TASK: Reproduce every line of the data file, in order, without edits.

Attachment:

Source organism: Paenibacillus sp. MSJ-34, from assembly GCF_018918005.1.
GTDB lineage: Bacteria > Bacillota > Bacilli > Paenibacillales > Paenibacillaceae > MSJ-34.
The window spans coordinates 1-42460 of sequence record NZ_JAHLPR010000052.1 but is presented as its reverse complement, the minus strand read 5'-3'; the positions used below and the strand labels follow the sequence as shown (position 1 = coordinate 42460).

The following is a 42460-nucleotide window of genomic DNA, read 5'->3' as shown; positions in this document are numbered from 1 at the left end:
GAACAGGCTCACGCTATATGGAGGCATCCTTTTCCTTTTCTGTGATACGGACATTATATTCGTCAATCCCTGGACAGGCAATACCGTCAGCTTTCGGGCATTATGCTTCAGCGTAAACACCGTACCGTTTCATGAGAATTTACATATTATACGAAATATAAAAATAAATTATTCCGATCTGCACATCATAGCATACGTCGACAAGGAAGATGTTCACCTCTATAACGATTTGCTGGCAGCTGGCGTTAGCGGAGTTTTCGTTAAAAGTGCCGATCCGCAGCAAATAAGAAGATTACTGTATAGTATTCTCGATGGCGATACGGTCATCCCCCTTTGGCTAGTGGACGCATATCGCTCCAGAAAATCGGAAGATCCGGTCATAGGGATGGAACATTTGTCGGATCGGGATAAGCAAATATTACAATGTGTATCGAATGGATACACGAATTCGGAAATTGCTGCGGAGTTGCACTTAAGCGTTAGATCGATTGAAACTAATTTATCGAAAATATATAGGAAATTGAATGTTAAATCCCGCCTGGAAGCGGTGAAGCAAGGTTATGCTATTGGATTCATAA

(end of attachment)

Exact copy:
Source organism: Paenibacillus sp. MSJ-34, from assembly GCF_018918005.1.
GTDB lineage: Bacteria > Bacillota > Bacilli > Paenibacillales > Paenibacillaceae > MSJ-34.
The window spans coordinates 1-42460 of sequence record NZ_JAHLPR010000052.1 but is presented as its reverse complement, the minus strand read 5'-3'; the positions used below and the strand labels follow the sequence as shown (position 1 = coordinate 42460).

The following is a 42460-nucleotide window of genomic DNA, read 5'->3' as shown; positions in this document are numbered from 1 at the left end:
GAACAGGCTCACGCTATATGGAGGCATCCTTTTCCTTTTCTGTGATACGGACATTATATTCGTCAATCCCTGGACAGGCAATACCGTCAGCTTTCGGGCATTATGCTTCAGCGTAAACACCGTACCGTTTCATGAGAATTTACATATTATACGAAATATAAAAATAAATTATTCCGATCTGCACATCATAGCATACGTCGACAAGGAAGATGTTCACCTCTATAACGATTTGCTGGCAGCTGGCGTTAGCGGAGTTTTCGTTAAAAGTGCCGATCCGCAGCAAATAAGAAGATTACTGTATAGTATTCTCGATGGCGATACGGTCATCCCCCTTTGGCTAGTGGACGCATATCGCTCCAGAAAATCGGAAGATCCGGTCATAGGGATGGAACATTTGTCGGATCGGGATAAGCAAATATTACAATGTGTATCGAATGGATACACGAATTCGGAAATTGCTGCGGAGTTGCACTTAAGCGTTAGATCGATTGAAACTAATTTATCGAAAATATATAGGAAATTGAATGTTAAATCCCGCCTGGAAGCGGTGAAGCAAGGTTATGCTATTGGATTCATAA